If you see the game as a state function, then yes it could rather bland. For me, however, the joy is from how that path turns out and how much work that takes.
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Don Smith
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DaviddesJ wrote:
Don Smith wrote:
The goals in this game seem so scripted. Optimize your cards so that you can gain Fame and get better cards to kill little things faster or big things. Repeat ad nauseum.


It's "scripted" in the sense that you have to consider a large range of possibilities on each turn, and then choose the best one? By that criterion, every game is scripted. I understand why you don't like the game but I don't understand how you could possibly call it "scripted", when you have so much flexibility in how you play each turn. A turn of Dominion is way more scripted....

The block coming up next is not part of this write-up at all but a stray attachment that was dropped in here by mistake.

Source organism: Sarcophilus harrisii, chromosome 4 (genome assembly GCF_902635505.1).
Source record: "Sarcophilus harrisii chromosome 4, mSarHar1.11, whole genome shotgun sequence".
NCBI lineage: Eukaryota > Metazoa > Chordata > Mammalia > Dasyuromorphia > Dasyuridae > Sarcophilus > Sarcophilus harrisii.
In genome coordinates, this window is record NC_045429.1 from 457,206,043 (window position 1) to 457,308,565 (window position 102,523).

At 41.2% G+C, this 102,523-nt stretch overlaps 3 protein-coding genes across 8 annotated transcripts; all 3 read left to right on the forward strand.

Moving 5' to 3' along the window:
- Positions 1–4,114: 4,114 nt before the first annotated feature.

Howdy David,

I respect your participation in all the forums and your no-nonsense, precise approach! You are one of those who make BGG worth reading!

By "scripted" I guess I meant it in a "process" sense. Sure, the details of what cards/spells/monsters etc... come out is highly variable - providing a new puzzle each turn - but the essence of the game is a pretty narrow "script" of killing monsters and levelling.

I agree that most games have some sort of "rinse and repeat" script. Your Dominion example is apt, and I guess one has to like the depth of puzzle in a turn of MK versus the depth of puzzle in optimizing a Dominion hand to really enjoy MK. For me, Dominion is too bland and repetitive and MK is too fiddly/complex and repetitive It is like doing a Mensa puzzle book on a game board...But some people buy those puzzle books and it gets their endorphins flowing!